After sending protected packet, sender SHOULD encode corresponding shards into repair symbols and send them afterwards. Several repair symbols MAY be sent in one QUIC packet, but it’s RECOMMENDED to send repair symbols in separate packets. In general, distribution of repair symbols between packets depends on properties of concrete erasure code used. Each repair symbol MUST contain information about corresponding protected packet number. It allows to avoid marking protected packets with some FEC-specific id.

Receiver MAY ignore repair symbols, particularly in the cases when corresponding protected packet is either already received or recovered. Repair symbols are accumulated on receiver either until recovery or the moment when recovery of corresponding lost packet is not possible anymore.

          Network                Receiver side
        Sender                 QUIC Packet             Decoder
           |                   Processing                 |
           |                        |                     |
        Protected                   |                     |
        Packet 1  - - - - X Loss    |                     |
           |                        |                     |
        Repair                      |                     |
        Symbol 1  - - - - - - - - > | - - - - - - - - - > |
           |                        |                     |
        Repair                      |                     |
        Symbol 2  - - - - - - - - > | - - - - - - - - - > |
           |                        |             Protected Packet 1
           |                        | < - - - - - - - Recovered
Figure 2: Example of protected packet recovery after two corresponding repair symbols received

4. FEC and Loss Recovery

The FEC extension described in this document SHOULD work as an addition to built-in QUIC loss recovery mechanism and intended only for faster recovery of data lost during transmission through network. Modules of QUIC, which rely on precise loss rate measurements (e.g. congestion control) during transmission, should be provided with actual packet loss rate from wire, rather than loss rate measured after recovery. Depending on repair symbol scheduling, packet recovery may be observed as packet reordering in wire, therefore should be properly accounted. Finally, FEC adaptive redundancy mechanism should consider possible losses incurred by congestion control overshooting and avoid positive feedback loop: recursively increase redundancy as a reaction to increased packet loss rate.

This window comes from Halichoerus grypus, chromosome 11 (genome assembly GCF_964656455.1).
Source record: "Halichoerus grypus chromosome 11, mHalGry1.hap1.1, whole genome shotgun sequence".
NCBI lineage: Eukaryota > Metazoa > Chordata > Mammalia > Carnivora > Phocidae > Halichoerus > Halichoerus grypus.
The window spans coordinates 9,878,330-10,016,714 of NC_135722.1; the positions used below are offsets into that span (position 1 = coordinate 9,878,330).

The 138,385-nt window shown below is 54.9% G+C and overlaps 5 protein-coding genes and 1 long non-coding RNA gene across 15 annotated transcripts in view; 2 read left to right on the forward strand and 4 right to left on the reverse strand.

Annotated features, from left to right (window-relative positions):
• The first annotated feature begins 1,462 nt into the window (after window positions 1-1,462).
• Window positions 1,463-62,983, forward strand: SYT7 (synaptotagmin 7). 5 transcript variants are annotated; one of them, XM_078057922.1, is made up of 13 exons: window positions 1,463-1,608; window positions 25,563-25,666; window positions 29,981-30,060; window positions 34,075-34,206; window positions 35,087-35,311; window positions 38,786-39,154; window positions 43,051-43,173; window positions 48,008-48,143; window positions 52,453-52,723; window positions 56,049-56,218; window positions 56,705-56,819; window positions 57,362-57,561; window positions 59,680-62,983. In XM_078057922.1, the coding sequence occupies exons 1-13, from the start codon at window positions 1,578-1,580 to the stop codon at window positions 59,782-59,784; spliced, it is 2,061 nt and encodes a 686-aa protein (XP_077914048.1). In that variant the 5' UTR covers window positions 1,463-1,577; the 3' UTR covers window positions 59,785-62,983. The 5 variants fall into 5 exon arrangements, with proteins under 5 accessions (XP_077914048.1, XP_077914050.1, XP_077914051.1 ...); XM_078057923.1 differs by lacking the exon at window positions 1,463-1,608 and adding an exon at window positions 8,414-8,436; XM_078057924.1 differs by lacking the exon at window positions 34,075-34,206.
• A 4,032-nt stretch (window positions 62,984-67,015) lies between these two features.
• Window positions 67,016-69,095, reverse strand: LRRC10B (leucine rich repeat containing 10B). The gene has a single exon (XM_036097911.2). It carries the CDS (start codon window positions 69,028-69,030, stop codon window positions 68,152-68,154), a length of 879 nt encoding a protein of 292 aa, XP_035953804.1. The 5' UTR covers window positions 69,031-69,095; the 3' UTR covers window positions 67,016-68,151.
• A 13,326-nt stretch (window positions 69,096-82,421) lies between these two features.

5. Protocol Extensions

QUIC protocol extensions are specified in this sectioin.

5.1. Handshake Negotiation and Transport Parameter

This extension defines a new transport parameter, used to negotiate the use of FEC extensions during the connection handshake, as specified in [QUICv1]. The new transport parameter is defined as follows:

enable_FEC: The enable_FEC transport parameter is included if the endpoint supports FEC mechanism and FEC extensions as defined in this draft. This parameter specify the the support FEC algorithm. How the FEC algorithm is encoded will be added in future versions.

5.2. FEC Tag Frame

FEC_Tag Frame are used to indicate the relationship between FEC source symbol and repair symbol, as well as adaptive FEC information. FEC_Tag frames are formattes as follow Figure 3

FEC_Tag {
   Type (i),
   Tag Type (1),
   Sequence (5),
   Tag ID Length (2),
   Tag ID (8..32),
   [Redundancy Ratio (8)],
Figure 3: FEC_TAG frame format

This FEC Tag frame can be used either in source symbol or in repair symbol. It contains the following fields:

Tag type: It indicates the usage of this FEC tag. 0 indicates it is using short message FEC mechanism, in which case only repair symbol MUST include this frame; 1 indicates it's for long flow usage in which case both source symbol and repair symbos must include this frame.

Sequence: The sequence number in FEC block. When the frame is used in source symbol, it indicates sequence number of this proctected QUIC packet appeared in the current FEC block. When the frame is used in repair symbol, it indicates the sequence number of this repair packet in the current FEC block produced by the FEC mechanism.